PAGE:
Gender inequality manifests itself at every step of the entrepreneurial process. By the time a woman is running her business, multiple factors have already constrained her profitability. How much of the gender gap can be explained by buyer’s behavior in the marketplace as against supply-side differences? Buyers might behave differently based on 1) a seller’s gender or 2) differential business characteristics by gender. To address this problem of confounding, we ran two field experiments that hold constant business characteristics and vary the owner’s gender, thus separating supply from demand factors. Before our randomized experiments, we collected data in India showing that men earn 50% more than women, men’s inventory is 40% larger than women’s and buyers are more likely to buy from male sellers. We set up our own market stalls in three different markets, keeping hours worked, location, size and setup constant, and provided the same type, quantity, and quality of goods to 272 owners–regardless of gender. To further test for demand-side discrimination, we also set up two shops in a large vegetable market and recruited confederate sellers to sell packaged goods using a standardized script. Our results show that providing men and women with the same business closes the gender gap in profitability, ruling out buyer’s discrimination. Women can earn as much as men, if given equal opportunity to do so. This finding challenges existing conclusions about the causes of the gender gap in business ownership and performance.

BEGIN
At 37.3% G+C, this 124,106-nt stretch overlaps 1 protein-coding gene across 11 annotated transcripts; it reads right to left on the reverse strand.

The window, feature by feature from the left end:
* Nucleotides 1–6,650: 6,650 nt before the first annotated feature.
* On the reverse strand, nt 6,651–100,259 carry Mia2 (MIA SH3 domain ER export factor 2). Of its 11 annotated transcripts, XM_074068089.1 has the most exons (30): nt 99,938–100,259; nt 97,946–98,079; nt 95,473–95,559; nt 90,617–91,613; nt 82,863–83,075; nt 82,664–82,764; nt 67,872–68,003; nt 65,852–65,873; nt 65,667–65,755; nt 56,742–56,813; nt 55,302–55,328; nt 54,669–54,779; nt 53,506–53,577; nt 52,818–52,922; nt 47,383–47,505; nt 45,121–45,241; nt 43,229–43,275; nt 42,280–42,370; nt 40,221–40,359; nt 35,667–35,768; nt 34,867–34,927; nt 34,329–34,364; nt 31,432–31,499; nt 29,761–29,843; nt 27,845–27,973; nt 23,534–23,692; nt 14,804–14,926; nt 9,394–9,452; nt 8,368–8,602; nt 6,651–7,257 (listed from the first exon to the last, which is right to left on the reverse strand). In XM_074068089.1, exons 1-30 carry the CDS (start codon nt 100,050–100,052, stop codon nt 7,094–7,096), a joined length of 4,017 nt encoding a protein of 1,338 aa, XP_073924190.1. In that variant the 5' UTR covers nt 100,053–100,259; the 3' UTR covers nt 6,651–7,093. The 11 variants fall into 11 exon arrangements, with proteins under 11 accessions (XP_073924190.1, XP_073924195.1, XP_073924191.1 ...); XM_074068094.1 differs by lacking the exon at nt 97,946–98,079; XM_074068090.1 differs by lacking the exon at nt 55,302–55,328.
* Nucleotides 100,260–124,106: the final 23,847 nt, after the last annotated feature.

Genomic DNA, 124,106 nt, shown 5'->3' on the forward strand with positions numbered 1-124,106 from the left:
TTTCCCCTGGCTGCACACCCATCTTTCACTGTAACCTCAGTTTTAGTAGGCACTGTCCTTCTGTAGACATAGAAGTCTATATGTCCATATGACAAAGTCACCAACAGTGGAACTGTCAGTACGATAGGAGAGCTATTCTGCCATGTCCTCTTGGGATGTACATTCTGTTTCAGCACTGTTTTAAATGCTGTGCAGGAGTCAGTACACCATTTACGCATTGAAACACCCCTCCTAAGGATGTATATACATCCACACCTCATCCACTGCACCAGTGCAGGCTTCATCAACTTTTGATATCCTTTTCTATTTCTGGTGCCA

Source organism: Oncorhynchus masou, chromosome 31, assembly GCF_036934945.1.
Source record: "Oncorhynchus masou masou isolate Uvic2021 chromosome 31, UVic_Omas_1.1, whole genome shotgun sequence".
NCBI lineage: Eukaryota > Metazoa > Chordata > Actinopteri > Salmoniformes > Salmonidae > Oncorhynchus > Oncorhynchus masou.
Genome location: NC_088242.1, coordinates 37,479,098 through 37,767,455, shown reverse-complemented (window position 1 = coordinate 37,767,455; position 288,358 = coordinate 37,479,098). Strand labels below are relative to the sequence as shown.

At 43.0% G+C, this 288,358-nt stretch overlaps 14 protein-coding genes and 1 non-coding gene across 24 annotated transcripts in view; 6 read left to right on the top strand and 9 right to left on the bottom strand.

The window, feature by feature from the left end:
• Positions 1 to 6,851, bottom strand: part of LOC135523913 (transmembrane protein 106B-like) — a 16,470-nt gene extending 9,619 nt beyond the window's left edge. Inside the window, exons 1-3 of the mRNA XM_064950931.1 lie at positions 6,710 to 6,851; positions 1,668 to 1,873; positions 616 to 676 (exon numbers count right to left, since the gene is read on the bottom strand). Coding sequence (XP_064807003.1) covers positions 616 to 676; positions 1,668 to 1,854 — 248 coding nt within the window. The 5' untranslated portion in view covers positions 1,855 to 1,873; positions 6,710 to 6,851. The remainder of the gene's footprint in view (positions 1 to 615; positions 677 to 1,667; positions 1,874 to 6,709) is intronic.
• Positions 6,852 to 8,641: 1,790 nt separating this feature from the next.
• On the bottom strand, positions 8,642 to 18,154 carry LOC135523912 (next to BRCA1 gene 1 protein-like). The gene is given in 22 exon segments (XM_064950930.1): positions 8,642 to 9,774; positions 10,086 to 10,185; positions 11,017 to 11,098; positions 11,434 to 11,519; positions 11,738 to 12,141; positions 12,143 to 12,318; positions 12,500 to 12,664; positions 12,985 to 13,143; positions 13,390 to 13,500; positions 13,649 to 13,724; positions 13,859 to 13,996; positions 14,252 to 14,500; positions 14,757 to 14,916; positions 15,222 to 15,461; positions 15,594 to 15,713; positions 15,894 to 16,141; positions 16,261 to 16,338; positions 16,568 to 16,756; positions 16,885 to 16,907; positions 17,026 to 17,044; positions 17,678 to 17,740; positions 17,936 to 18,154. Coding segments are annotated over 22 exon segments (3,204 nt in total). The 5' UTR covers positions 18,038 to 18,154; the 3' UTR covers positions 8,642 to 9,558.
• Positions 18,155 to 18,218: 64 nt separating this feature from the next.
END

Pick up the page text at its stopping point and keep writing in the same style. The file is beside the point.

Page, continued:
Female Entrepreneurs Who Succeed in Male-Dominated Sectors in Ethiopia